3.  The mullok* on a heap y-sweeped was, *rubbish And on the floor y-cast a canevas, And all this mullok in a sieve y-throw, And sifted, and y-picked many a throw.* *time "Pardie," quoth one, "somewhat of our metal Yet is there here, though that we have not all. And though this thing *mishapped hath as now,* *has gone amiss Another time it may be well enow. at present* We muste *put our good in adventure; * *risk our property* A merchant, pardie, may not aye endure, Truste me well, in his prosperity: Sometimes his good is drenched* in the sea, *drowned, sunk And sometimes comes it safe unto the land." "Peace," quoth my lord; "the next time I will fand* *endeavour To bring our craft *all in another plight,* *to a different conclusion* And but I do, Sirs, let me have the wite;* *blame There was default in somewhat, well I wot." Another said, the fire was over hot. But be it hot or cold, I dare say this, That we concluden evermore amiss; We fail alway of that which we would have; And in our madness evermore we rave. And when we be together every one, Every man seemeth a Solomon. But all thing, which that shineth as the gold, It is not gold, as I have heard it told; Nor every apple that is fair at eye, It is not good, what so men clap* or cry. *assert Right so, lo, fareth it amonges us. He that the wisest seemeth, by Jesus, Is most fool, when it cometh to the prefe;* *proof, test And he that seemeth truest, is a thief. That shall ye know, ere that I from you wend; By that I of my tale have made an end.
4.  These women that thus weened her to please, Aboute naught gan all their tales spend; Such vanity ne can do her no ease, As she that all this meane while brenn'd Of other passion than that they wend;* *weened, supposed So that she felt almost her hearte die For woe, and weary* of that company. *weariness
5.  "Through me men go," thus spake the other side, "Unto the mortal strokes of the spear, Of which disdain and danger is the guide; There never tree shall fruit nor leaves bear; This stream you leadeth to the sorrowful weir, Where as the fish in prison is all dry; <10> Th'eschewing is the only remedy."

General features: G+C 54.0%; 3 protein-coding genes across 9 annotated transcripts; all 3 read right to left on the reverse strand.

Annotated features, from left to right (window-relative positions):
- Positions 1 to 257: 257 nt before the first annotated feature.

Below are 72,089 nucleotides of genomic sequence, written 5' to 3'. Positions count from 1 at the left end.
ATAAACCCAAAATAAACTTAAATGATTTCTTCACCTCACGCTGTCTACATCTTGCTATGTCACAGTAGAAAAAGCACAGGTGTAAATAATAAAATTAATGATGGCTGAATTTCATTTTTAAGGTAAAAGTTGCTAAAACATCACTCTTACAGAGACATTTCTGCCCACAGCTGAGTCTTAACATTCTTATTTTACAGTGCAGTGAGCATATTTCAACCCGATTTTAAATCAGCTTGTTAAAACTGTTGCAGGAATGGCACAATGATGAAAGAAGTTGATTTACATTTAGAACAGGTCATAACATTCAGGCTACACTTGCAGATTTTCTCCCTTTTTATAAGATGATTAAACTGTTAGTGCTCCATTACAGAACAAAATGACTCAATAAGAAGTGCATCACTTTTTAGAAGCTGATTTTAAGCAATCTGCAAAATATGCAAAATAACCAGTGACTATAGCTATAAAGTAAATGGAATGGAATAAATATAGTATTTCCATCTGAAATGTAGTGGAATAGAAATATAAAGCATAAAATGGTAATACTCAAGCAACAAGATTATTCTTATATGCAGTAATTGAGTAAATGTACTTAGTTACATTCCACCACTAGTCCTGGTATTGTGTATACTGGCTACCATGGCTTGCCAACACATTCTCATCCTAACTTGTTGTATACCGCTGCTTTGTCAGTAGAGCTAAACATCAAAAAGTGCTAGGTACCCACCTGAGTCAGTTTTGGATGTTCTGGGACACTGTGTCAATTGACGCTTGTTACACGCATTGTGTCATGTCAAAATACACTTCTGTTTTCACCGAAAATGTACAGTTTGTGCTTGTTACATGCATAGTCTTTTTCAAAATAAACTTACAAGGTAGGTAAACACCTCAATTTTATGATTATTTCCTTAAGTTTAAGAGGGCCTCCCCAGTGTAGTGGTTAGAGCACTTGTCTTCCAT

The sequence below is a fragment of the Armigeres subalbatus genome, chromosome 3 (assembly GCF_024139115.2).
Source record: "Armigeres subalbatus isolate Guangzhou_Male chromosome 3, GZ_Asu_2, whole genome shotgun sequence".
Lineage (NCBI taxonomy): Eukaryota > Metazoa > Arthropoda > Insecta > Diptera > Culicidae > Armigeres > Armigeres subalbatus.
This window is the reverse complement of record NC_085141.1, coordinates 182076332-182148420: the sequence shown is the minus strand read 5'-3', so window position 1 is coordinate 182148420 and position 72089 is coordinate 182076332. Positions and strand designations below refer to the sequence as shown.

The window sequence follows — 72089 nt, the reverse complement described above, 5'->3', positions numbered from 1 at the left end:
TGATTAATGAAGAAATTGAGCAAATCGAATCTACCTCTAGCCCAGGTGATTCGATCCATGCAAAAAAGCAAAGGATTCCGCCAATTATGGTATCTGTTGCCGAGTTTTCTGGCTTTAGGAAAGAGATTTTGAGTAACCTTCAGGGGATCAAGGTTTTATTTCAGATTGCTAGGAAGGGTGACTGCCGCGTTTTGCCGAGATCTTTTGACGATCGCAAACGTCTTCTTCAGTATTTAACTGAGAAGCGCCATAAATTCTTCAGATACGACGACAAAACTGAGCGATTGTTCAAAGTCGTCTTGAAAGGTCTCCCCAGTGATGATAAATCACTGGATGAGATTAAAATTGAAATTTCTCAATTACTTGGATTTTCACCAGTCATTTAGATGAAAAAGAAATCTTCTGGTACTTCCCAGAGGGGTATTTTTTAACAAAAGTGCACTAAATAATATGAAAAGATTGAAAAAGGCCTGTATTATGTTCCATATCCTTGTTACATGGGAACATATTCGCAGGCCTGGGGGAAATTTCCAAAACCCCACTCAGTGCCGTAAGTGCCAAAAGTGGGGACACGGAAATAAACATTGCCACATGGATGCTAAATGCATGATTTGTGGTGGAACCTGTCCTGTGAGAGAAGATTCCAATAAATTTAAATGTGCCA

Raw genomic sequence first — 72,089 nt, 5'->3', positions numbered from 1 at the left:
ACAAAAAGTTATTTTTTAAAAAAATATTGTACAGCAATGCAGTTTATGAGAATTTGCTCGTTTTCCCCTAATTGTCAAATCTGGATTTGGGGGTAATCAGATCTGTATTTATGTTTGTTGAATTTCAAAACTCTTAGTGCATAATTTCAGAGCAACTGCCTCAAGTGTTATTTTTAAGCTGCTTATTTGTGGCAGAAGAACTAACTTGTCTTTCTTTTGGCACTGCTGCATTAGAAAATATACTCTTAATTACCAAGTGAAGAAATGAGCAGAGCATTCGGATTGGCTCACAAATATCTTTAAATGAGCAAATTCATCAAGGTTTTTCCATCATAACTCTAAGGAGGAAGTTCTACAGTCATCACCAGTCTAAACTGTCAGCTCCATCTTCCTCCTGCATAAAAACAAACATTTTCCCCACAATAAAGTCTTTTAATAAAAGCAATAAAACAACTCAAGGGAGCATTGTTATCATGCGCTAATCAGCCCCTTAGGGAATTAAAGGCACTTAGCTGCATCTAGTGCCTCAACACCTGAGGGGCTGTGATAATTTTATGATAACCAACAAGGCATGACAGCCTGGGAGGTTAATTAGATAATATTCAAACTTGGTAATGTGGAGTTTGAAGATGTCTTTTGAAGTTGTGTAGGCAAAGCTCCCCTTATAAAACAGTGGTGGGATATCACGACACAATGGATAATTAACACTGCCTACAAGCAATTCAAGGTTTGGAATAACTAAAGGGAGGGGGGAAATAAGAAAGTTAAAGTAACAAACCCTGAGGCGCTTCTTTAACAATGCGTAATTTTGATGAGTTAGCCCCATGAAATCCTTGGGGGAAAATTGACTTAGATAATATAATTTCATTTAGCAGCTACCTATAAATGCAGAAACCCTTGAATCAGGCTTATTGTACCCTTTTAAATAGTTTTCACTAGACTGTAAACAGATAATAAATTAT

6.  11. Prester John: The half-mythical Eastern potentate, who is now supposed to have been, not a Christian monarch of Abyssinia, but the head of the Indian empire before Zenghis Khan's conquest.

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1.  2. Poppering, or Poppeling, a parish in the marches of Calais of which the famous antiquary Leland was once Rector. TN: The inhabitants of Popering had a reputation for stupidity.
2.  27. Fumosity: fumes of wine rising from the stomach to the head.
3.  13. The dove was the bird sacred to Venus; hence Ovid enumerates the peacock of Juno, Jove's armour bearing bird, "Cythereiadasque columbas" ("And the Cythereian doves") -- "Metamorphoses. xv. 386
4.  2. Sooth play quad play: true jest is no jest.
5.   Where wall, and gate, was all of glass, And so was closed round about, That leaveless* none came in nor out; *without permission Uncouth and strange to behold; For ev'ry gate, of fine gold, A thousand fanes,* ay turning, *vanes, weathercocks Entuned* had, and birds singing *contrived so as to emit Diversely, on each fane a pair, a musical sound With open mouth, against the air; <1> And *of a suit* were all the tow'rs, *of the same plan* Subtilly *carven aft* flow'rs *carved to represent* Of uncouth colours, *during ay,* *lasting forever* That never be none seen in May, With many a small turret high; But man alive I could not sigh,* *see Nor creatures, save ladies play,* *disporting themselves Which were such of their array, That, as me thought, *of goodlihead* *for comeliness* They passed all, and womanhead. For to behold them dance and sing, It seemed like none earthly thing;